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Star • 2004 • episode "5/8" The Planets

Category: Astronomy
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For millennia humans have seen our star, the Sun, through the Earth’s atmosphere. But the Space Age has given us a new perspective that has revealed the many faces of the Sun in X-rays, ultraviolet/visible light, heat, and radio. We reveal hidden secrets of the Sun, like the power of solar wind.

The Planets • 2004 • 6 episodes •

Different Worlds

We reveal the planetary enigmas on our doorstep and embark on the New Horizons voyage to photograph Pluto. Will our encounter with this tiny ball of ice and rock and the trillions of icy objects beyond it paint a clearer picture of how the planets came to be?

2004 • Astronomy

Giants

For centuries the giant planets floated on the fringes of the solar system as distant objects in the eyepieces of astronomers. But in December 1973 mankind had its first close encounter with Jupiter. We chart the story of our discovery of these massive planets, Jupiter, Saturn, Uranus and Neptune.

2004 • Astronomy

Moon

Earth has a companion in space so large that it rules our nights, our months, our ocean tides. Why Earth should have such a moon is one of the deepest mysteries of the Solar System. We tell the story of how the Earth’s satellite became the unlikely object of desire of the two Cold War superpowers.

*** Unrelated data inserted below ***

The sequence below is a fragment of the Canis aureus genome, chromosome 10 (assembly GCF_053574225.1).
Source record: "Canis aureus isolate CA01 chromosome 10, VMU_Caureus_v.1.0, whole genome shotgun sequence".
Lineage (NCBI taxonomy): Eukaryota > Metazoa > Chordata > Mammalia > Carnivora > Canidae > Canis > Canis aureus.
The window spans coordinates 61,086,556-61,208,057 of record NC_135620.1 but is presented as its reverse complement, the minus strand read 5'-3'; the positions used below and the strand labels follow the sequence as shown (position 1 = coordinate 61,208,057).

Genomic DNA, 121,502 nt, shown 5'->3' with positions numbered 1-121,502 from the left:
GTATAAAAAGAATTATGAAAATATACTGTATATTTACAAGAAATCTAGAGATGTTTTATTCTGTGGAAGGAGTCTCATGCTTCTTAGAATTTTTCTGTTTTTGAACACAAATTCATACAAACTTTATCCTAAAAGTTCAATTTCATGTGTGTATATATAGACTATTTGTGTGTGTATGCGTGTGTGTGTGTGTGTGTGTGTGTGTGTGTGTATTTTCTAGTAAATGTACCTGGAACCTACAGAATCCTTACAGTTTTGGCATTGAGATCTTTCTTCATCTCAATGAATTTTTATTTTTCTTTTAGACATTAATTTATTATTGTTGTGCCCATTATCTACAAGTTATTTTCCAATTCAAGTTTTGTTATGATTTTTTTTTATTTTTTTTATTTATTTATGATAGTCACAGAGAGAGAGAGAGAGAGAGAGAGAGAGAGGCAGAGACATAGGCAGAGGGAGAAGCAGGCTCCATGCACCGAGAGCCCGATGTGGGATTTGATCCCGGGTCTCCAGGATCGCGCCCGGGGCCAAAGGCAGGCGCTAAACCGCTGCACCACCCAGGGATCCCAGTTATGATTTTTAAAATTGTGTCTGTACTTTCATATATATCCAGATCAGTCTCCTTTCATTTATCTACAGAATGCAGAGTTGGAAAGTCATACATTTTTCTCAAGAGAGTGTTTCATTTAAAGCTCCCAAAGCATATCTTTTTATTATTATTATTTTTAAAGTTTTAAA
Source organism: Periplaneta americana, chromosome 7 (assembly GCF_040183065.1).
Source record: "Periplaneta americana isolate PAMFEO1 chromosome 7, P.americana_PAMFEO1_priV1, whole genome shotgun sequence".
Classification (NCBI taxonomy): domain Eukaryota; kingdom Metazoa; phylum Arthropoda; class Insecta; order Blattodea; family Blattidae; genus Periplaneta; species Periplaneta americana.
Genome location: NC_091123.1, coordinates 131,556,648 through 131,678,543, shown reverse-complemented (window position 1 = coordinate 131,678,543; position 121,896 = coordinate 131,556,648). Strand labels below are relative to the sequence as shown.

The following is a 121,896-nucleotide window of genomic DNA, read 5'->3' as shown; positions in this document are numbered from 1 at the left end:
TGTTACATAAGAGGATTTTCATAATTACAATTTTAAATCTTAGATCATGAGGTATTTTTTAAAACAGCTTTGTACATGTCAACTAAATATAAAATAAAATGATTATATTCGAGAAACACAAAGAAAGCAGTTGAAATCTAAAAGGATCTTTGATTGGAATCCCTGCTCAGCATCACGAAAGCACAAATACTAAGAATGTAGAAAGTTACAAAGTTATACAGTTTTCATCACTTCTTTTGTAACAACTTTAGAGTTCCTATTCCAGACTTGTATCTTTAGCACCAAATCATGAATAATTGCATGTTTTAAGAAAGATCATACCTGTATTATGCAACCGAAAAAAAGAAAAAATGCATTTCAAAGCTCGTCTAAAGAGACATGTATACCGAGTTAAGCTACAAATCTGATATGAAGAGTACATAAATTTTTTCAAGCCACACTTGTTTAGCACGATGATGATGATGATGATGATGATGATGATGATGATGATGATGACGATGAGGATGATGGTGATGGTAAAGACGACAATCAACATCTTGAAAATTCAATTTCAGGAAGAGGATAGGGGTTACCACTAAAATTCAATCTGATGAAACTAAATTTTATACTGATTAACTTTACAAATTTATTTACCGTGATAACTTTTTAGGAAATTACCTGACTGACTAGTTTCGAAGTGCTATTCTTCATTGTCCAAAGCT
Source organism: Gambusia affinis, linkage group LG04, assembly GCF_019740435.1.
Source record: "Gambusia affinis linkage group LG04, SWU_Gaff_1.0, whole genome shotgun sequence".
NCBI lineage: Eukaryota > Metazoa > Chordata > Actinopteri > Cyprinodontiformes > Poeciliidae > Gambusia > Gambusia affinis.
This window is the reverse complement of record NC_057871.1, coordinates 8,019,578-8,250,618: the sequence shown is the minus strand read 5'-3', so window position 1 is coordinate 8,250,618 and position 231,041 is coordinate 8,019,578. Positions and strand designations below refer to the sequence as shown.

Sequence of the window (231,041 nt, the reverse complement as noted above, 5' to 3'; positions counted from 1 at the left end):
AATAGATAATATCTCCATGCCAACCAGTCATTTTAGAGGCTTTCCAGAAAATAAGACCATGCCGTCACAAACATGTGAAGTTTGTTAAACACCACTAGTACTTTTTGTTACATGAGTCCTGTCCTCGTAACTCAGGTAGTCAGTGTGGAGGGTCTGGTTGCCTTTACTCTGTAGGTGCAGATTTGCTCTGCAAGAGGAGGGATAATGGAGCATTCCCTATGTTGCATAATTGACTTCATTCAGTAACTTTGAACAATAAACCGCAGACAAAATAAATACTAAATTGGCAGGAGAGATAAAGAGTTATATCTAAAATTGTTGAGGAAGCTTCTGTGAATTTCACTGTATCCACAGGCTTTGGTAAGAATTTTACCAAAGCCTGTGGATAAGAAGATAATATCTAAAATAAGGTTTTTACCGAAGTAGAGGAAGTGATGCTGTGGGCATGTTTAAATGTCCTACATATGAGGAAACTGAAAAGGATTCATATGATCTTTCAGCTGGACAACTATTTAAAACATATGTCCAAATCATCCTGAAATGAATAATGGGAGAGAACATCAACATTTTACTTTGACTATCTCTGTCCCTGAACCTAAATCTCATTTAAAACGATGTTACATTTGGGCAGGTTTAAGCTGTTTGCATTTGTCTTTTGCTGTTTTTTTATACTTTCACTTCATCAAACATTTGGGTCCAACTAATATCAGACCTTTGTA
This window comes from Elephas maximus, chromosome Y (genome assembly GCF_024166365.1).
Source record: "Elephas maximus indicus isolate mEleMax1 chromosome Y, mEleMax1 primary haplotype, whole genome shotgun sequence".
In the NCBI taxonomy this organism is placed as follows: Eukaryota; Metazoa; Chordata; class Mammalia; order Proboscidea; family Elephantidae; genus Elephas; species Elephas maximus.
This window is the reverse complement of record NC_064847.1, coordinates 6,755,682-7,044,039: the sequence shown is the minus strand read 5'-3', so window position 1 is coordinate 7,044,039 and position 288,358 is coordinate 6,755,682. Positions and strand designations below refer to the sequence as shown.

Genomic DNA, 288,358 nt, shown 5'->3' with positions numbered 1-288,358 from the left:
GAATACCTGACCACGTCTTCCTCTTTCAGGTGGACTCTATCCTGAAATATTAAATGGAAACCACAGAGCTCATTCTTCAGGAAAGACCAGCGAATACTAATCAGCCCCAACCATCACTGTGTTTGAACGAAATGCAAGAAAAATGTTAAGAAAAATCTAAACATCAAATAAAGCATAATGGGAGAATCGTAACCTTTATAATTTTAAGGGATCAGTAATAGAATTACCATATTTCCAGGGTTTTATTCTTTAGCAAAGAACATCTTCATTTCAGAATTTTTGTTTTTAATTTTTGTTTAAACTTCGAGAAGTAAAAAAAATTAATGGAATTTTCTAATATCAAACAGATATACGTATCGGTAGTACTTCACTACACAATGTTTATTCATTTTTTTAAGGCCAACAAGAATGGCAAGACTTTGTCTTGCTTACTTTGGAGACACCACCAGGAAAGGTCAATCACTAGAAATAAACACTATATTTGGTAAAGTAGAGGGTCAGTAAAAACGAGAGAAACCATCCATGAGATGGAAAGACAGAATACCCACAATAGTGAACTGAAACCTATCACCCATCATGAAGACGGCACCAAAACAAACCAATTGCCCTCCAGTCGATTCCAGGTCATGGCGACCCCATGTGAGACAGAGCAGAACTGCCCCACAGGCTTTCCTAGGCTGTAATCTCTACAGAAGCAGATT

2004 • Astronomy

Star

For millennia humans have seen our star, the Sun, through the Earth’s atmosphere. But the Space Age has given us a new perspective that has revealed the many faces of the Sun in X-rays, ultraviolet/visible light, heat, and radio. We reveal hidden secrets of the Sun, like the power of solar wind.

2004 • Astronomy

Atmosphere

In 1971 a Russian spacecraft attempted to photograph Mars, but the planet did not cooperate. Since then, we've learned more about the atmosphere of the red planet, and what makes it similar to, but very different from, our own.

2004 • Astronomy

Life

As we continue to discover the diversity of life on Earth, we are forced to stop and marvel at how tenacious and inventive life is. So, as we forge onward in our robotic explorations of other worlds, we shouldn't be too surprised to find other places where conditions seem to be right for life.

2004 • Astronomy

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